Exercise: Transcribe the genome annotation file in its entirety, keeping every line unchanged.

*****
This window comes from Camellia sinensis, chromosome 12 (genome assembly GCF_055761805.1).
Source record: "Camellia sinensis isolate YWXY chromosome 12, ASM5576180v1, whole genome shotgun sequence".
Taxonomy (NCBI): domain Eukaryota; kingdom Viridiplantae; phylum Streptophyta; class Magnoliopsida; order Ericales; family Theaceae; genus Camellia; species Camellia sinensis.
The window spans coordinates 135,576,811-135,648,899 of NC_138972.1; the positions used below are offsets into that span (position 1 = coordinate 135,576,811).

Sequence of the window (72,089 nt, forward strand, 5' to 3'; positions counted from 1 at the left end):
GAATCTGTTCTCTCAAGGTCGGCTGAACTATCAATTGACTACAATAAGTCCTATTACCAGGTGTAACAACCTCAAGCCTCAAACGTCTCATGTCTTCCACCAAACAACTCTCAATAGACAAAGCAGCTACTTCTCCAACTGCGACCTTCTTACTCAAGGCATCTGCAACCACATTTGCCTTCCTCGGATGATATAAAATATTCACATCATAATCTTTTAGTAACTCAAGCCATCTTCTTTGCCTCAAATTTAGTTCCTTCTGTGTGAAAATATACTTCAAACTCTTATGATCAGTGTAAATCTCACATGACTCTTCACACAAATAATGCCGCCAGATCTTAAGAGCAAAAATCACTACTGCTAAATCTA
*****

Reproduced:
This window comes from Camellia sinensis, chromosome 12 (genome assembly GCF_055761805.1).
Source record: "Camellia sinensis isolate YWXY chromosome 12, ASM5576180v1, whole genome shotgun sequence".
Taxonomy (NCBI): domain Eukaryota; kingdom Viridiplantae; phylum Streptophyta; class Magnoliopsida; order Ericales; family Theaceae; genus Camellia; species Camellia sinensis.
The window spans coordinates 135,576,811-135,648,899 of NC_138972.1; the positions used below are offsets into that span (position 1 = coordinate 135,576,811).

Sequence of the window (72,089 nt, forward strand, 5' to 3'; positions counted from 1 at the left end):
GAATCTGTTCTCTCAAGGTCGGCTGAACTATCAATTGACTACAATAAGTCCTATTACCAGGTGTAACAACCTCAAGCCTCAAACGTCTCATGTCTTCCACCAAACAACTCTCAATAGACAAAGCAGCTACTTCTCCAACTGCGACCTTCTTACTCAAGGCATCTGCAACCACATTTGCCTTCCTCGGATGATATAAAATATTCACATCATAATCTTTTAGTAACTCAAGCCATCTTCTTTGCCTCAAATTTAGTTCCTTCTGTGTGAAAATATACTTCAAACTCTTATGATCAGTGTAAATCTCACATGACTCTTCACACAAATAATGCCGCCAGATCTTAAGAGCAAAAATCACTACTGCTAAATCTA